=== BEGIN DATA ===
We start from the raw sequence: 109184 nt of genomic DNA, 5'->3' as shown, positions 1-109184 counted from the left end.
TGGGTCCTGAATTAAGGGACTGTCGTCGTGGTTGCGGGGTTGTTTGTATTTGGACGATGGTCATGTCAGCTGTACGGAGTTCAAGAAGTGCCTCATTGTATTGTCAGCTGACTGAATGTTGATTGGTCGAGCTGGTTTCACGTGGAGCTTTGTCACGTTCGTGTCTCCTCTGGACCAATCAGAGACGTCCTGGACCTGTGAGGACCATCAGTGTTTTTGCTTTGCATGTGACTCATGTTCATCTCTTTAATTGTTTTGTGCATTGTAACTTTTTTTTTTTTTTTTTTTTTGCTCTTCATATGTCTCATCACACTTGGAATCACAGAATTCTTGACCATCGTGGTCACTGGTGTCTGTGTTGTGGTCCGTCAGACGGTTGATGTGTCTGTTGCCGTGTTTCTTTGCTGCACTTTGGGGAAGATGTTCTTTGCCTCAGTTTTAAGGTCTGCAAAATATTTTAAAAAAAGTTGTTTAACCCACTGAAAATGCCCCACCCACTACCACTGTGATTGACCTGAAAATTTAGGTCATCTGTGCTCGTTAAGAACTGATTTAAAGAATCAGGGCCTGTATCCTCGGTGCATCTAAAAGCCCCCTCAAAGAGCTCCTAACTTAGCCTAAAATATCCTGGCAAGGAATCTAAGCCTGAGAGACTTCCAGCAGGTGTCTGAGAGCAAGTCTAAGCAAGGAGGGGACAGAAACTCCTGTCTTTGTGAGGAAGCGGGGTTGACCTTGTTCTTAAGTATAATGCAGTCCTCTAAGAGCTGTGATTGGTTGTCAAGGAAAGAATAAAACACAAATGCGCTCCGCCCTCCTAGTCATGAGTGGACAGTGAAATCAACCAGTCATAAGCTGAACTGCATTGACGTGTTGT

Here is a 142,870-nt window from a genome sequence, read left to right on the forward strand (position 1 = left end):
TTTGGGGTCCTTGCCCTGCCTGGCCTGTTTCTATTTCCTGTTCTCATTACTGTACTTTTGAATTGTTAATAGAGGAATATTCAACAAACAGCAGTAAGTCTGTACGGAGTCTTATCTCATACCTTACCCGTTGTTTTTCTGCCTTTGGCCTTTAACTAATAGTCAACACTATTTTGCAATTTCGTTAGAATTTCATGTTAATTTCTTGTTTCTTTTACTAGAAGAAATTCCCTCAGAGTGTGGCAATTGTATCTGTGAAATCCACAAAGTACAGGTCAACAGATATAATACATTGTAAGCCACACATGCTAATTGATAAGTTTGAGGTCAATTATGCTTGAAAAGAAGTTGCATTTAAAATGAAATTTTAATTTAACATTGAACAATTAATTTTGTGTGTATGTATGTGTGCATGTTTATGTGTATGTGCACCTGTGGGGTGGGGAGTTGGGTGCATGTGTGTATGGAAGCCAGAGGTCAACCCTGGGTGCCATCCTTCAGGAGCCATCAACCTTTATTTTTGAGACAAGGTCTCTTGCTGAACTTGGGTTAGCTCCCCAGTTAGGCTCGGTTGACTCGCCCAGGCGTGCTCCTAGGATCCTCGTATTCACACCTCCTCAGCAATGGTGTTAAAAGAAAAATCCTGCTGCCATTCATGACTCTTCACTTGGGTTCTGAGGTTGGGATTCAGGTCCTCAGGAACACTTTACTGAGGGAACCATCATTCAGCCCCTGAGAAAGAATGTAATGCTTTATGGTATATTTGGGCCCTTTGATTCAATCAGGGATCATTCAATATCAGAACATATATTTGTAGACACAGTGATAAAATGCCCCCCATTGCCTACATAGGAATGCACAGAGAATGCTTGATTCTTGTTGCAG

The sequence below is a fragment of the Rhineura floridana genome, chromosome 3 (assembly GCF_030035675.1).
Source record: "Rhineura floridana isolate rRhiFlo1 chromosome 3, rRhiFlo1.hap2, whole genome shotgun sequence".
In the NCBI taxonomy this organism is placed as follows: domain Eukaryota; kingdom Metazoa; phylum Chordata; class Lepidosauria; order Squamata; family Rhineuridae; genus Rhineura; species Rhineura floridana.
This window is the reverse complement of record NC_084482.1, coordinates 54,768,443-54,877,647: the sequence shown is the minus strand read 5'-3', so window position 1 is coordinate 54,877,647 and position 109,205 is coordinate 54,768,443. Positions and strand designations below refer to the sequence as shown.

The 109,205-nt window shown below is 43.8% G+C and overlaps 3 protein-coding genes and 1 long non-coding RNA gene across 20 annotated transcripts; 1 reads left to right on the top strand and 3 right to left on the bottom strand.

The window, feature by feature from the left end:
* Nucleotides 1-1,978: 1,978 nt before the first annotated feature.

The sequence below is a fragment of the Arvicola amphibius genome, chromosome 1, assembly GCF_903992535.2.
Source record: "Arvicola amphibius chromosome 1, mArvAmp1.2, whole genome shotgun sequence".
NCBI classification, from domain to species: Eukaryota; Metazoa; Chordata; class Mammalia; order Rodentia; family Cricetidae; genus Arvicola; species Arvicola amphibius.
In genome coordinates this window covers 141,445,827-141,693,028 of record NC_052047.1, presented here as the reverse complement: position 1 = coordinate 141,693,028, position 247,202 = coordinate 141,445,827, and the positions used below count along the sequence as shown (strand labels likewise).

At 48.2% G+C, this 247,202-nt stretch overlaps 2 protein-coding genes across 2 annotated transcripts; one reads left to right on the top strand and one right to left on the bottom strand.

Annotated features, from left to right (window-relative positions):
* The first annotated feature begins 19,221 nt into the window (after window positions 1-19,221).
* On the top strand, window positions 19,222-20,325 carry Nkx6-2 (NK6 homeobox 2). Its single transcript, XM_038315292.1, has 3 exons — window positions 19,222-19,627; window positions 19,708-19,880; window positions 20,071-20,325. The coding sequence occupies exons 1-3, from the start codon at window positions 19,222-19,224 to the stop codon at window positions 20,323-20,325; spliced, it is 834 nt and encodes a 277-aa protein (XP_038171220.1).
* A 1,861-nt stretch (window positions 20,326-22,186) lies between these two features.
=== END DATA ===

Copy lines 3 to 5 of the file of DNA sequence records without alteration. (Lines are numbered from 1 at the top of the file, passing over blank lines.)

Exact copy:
Here is a 142,870-nt window from a genome sequence, read left to right on the forward strand (position 1 = left end):
TTTGGGGTCCTTGCCCTGCCTGGCCTGTTTCTATTTCCTGTTCTCATTACTGTACTTTTGAATTGTTAATAGAGGAATATTCAACAAACAGCAGTAAGTCTGTACGGAGTCTTATCTCATACCTTACCCGTTGTTTTTCTGCCTTTGGCCTTTAACTAATAGTCAACACTATTTTGCAATTTCGTTAGAATTTCATGTTAATTTCTTGTTTCTTTTACTAGAAGAAATTCCCTCAGAGTGTGGCAATTGTATCTGTGAAATCCACAAAGTACAGGTCAACAGATATAATACATTGTAAGCCACACATGCTAATTGATAAGTTTGAGGTCAATTATGCTTGAAAAGAAGTTGCATTTAAAATGAAATTTTAATTTAACATTGAACAATTAATTTTGTGTGTATGTATGTGTGCATGTTTATGTGTATGTGCACCTGTGGGGTGGGGAGTTGGGTGCATGTGTGTATGGAAGCCAGAGGTCAACCCTGGGTGCCATCCTTCAGGAGCCATCAACCTTTATTTTTGAGACAAGGTCTCTTGCTGAACTTGGGTTAGCTCCCCAGTTAGGCTCGGTTGACTCGCCCAGGCGTGCTCCTAGGATCCTCGTATTCACACCTCCTCAGCAATGGTGTTAAAAGAAAAATCCTGCTGCCATTCATGACTCTTCACTTGGGTTCTGAGGTTGGGATTCAGGTCCTCAGGAACACTTTACTGAGGGAACCATCATTCAGCCCCTGAGAAAGAATGTAATGCTTTATGGTATATTTGGGCCCTTTGATTCAATCAGGGATCATTCAATATCAGAACATATATTTGTAGACACAGTGATAAAATGCCCCCCATTGCCTACATAGGAATGCACAGAGAATGCTTGATTCTTGTTGCAG

The sequence below is a fragment of the Rhineura floridana genome, chromosome 3 (assembly GCF_030035675.1).